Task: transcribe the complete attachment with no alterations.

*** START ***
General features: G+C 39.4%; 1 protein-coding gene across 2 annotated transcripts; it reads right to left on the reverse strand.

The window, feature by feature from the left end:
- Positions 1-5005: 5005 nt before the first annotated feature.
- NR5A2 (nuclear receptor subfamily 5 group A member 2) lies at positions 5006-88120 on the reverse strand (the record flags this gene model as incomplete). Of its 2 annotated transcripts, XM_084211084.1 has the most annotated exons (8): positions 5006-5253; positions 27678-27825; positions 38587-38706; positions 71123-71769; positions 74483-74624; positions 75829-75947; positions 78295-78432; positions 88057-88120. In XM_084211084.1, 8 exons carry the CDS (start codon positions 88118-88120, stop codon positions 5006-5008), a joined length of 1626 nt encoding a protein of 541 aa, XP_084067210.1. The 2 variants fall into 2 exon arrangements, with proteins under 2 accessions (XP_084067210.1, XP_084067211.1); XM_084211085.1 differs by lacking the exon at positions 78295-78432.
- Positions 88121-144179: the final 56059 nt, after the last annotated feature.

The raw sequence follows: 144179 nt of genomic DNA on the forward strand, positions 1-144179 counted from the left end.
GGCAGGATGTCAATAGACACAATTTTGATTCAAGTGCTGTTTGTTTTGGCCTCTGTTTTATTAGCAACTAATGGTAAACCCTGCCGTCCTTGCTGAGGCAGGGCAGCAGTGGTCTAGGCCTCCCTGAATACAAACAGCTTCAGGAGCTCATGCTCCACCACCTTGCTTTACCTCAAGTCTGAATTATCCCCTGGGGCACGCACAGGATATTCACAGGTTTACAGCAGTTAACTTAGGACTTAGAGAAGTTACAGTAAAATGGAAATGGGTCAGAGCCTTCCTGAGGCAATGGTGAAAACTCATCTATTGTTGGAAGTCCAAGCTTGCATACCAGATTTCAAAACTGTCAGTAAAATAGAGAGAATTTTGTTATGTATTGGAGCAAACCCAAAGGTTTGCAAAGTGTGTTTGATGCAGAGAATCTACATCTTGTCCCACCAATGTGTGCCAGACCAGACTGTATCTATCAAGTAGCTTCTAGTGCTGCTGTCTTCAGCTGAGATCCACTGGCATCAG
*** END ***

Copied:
General features: G+C 39.4%; 1 protein-coding gene across 2 annotated transcripts; it reads right to left on the reverse strand.

The window, feature by feature from the left end:
- Positions 1-5005: 5005 nt before the first annotated feature.
- NR5A2 (nuclear receptor subfamily 5 group A member 2) lies at positions 5006-88120 on the reverse strand (the record flags this gene model as incomplete). Of its 2 annotated transcripts, XM_084211084.1 has the most annotated exons (8): positions 5006-5253; positions 27678-27825; positions 38587-38706; positions 71123-71769; positions 74483-74624; positions 75829-75947; positions 78295-78432; positions 88057-88120. In XM_084211084.1, 8 exons carry the CDS (start codon positions 88118-88120, stop codon positions 5006-5008), a joined length of 1626 nt encoding a protein of 541 aa, XP_084067210.1. The 2 variants fall into 2 exon arrangements, with proteins under 2 accessions (XP_084067210.1, XP_084067211.1); XM_084211085.1 differs by lacking the exon at positions 78295-78432.
- Positions 88121-144179: the final 56059 nt, after the last annotated feature.

The raw sequence follows: 144179 nt of genomic DNA on the forward strand, positions 1-144179 counted from the left end.
GGCAGGATGTCAATAGACACAATTTTGATTCAAGTGCTGTTTGTTTTGGCCTCTGTTTTATTAGCAACTAATGGTAAACCCTGCCGTCCTTGCTGAGGCAGGGCAGCAGTGGTCTAGGCCTCCCTGAATACAAACAGCTTCAGGAGCTCATGCTCCACCACCTTGCTTTACCTCAAGTCTGAATTATCCCCTGGGGCACGCACAGGATATTCACAGGTTTACAGCAGTTAACTTAGGACTTAGAGAAGTTACAGTAAAATGGAAATGGGTCAGAGCCTTCCTGAGGCAATGGTGAAAACTCATCTATTGTTGGAAGTCCAAGCTTGCATACCAGATTTCAAAACTGTCAGTAAAATAGAGAGAATTTTGTTATGTATTGGAGCAAACCCAAAGGTTTGCAAAGTGTGTTTGATGCAGAGAATCTACATCTTGTCCCACCAATGTGTGCCAGACCAGACTGTATCTATCAAGTAGCTTCTAGTGCTGCTGTCTTCAGCTGAGATCCACTGGCATCAG